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Khellin (Molecule of the Month for March 2013)

Amicardine; Corafurone; Methafrone; Kelourin; Rykellin; Visammin



Khellin is a furanochromone, an organic compound which is derivative of chromone (1,4-benzopyrone) and furan. It has lipophilic properties and causes vasodilation (widening of blood vessels).

It is found in the plant Ammi visnaga which has been used in Egyptian folk medicine. In Egypt, the plant "Khella" was used for renal colic. The incidence of renal colic was due mostly to schistosomiasis infections and stone formation. The plant mixture had diuretic properties that were seen to relieve renal colic in Egyptian folk medicine. After the chemical compound khellin was identified, people began to study its properties. It was found to relax the ureter and coronary arteries.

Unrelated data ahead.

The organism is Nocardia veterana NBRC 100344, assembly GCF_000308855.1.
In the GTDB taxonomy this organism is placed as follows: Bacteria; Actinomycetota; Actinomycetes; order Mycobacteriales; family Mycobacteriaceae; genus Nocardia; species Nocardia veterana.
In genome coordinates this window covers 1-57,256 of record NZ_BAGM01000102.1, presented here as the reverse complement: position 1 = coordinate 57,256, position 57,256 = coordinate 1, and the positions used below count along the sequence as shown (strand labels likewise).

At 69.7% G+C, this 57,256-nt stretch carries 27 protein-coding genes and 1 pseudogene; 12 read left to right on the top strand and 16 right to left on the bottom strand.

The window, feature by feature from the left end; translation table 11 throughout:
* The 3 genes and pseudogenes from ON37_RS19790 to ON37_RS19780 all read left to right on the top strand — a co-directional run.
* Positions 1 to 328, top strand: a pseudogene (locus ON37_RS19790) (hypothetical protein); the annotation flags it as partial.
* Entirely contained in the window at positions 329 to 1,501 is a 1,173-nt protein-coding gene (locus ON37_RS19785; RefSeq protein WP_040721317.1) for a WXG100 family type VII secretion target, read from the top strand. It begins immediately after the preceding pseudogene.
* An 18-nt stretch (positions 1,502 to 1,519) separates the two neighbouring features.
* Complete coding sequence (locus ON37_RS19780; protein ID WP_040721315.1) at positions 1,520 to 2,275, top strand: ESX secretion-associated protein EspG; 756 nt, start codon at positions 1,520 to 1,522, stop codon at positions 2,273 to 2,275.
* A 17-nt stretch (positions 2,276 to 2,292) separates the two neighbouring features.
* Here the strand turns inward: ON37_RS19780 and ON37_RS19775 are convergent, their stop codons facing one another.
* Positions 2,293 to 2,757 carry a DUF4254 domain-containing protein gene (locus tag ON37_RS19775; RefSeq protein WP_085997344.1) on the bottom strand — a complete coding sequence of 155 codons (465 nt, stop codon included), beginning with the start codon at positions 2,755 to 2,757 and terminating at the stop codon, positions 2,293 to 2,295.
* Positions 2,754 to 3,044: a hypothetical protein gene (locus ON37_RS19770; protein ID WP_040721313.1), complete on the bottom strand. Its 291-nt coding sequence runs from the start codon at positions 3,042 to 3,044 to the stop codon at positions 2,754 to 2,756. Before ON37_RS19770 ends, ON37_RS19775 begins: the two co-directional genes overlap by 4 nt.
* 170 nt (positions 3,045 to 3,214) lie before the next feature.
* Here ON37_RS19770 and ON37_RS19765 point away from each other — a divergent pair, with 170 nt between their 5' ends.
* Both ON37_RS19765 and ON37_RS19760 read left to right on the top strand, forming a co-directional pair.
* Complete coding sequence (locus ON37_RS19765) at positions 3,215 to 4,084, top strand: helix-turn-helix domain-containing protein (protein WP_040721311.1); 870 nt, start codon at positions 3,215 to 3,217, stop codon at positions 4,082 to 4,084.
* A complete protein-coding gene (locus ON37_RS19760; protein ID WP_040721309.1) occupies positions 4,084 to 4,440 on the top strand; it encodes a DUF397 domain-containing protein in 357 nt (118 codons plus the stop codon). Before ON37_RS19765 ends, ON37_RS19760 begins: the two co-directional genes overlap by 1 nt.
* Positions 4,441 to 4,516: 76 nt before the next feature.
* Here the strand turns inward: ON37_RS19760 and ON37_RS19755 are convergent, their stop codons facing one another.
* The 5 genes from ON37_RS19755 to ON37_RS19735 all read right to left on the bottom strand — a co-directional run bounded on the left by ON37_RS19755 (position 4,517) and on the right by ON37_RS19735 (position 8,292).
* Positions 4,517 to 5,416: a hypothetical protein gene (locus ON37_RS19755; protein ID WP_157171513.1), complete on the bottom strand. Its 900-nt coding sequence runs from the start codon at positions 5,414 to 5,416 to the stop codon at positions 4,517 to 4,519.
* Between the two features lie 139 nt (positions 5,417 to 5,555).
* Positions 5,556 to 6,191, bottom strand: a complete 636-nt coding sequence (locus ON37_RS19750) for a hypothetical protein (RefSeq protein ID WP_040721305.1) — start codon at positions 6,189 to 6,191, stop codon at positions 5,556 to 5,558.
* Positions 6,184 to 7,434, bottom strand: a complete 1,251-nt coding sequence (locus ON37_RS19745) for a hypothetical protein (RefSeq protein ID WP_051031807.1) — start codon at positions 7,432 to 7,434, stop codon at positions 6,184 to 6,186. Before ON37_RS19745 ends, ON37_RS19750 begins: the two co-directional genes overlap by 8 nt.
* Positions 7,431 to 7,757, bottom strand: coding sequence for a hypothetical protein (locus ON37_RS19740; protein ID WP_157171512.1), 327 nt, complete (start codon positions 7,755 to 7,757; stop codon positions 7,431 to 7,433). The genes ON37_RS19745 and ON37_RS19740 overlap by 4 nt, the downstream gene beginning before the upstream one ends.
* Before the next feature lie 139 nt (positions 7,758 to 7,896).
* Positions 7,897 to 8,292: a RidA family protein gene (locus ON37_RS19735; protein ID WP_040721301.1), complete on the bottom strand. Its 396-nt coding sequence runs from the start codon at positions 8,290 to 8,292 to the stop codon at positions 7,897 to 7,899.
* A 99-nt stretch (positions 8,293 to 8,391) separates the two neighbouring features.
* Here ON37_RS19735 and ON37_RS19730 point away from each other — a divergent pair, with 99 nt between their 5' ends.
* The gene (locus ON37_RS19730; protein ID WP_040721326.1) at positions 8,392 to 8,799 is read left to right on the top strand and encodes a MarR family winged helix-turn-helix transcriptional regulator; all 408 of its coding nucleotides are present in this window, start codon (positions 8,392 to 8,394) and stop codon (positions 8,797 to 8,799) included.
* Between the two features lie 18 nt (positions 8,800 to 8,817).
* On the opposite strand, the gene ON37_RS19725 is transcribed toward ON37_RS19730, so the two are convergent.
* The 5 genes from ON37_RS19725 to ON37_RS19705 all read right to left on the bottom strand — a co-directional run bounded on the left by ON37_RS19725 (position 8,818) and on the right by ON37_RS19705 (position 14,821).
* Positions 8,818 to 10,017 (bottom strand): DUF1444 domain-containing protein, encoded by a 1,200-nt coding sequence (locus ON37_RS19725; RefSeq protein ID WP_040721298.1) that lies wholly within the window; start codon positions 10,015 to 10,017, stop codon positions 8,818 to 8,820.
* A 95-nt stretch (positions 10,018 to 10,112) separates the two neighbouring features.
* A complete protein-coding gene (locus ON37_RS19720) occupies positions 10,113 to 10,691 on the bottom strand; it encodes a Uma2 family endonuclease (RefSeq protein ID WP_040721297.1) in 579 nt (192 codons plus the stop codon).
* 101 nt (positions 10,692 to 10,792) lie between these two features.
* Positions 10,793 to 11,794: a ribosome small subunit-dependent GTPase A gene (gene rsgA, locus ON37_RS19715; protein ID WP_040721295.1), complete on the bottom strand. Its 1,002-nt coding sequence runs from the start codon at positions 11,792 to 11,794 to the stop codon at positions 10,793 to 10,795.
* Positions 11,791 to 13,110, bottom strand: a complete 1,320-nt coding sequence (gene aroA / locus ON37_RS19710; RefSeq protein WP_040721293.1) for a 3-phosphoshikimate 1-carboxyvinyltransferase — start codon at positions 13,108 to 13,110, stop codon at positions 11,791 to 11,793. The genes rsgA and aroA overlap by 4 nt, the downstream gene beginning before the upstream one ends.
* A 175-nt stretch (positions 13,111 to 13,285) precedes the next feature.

It is not used as a systemic medication because it is difficult to absorb and causes a range of undesirable side effects such as dizziness, headache, gastrointestinal disorders and nausea.

Formal Chemical Name (IUPAC)
4,9-Dimethoxy-7-methylfuro[3,2-g]chromen-5-one

References

http://en.wikipedia.org/wiki/Khellin

Picture of Khellin 3D model

click on the picture of  Khellin above to interact
with the 3D model of the
Khellin structure
(this will open a new browser window)

Picture of Khellin

C14H12O5



Update by Karl Harrison
(Molecule of the Month for March 2013 )

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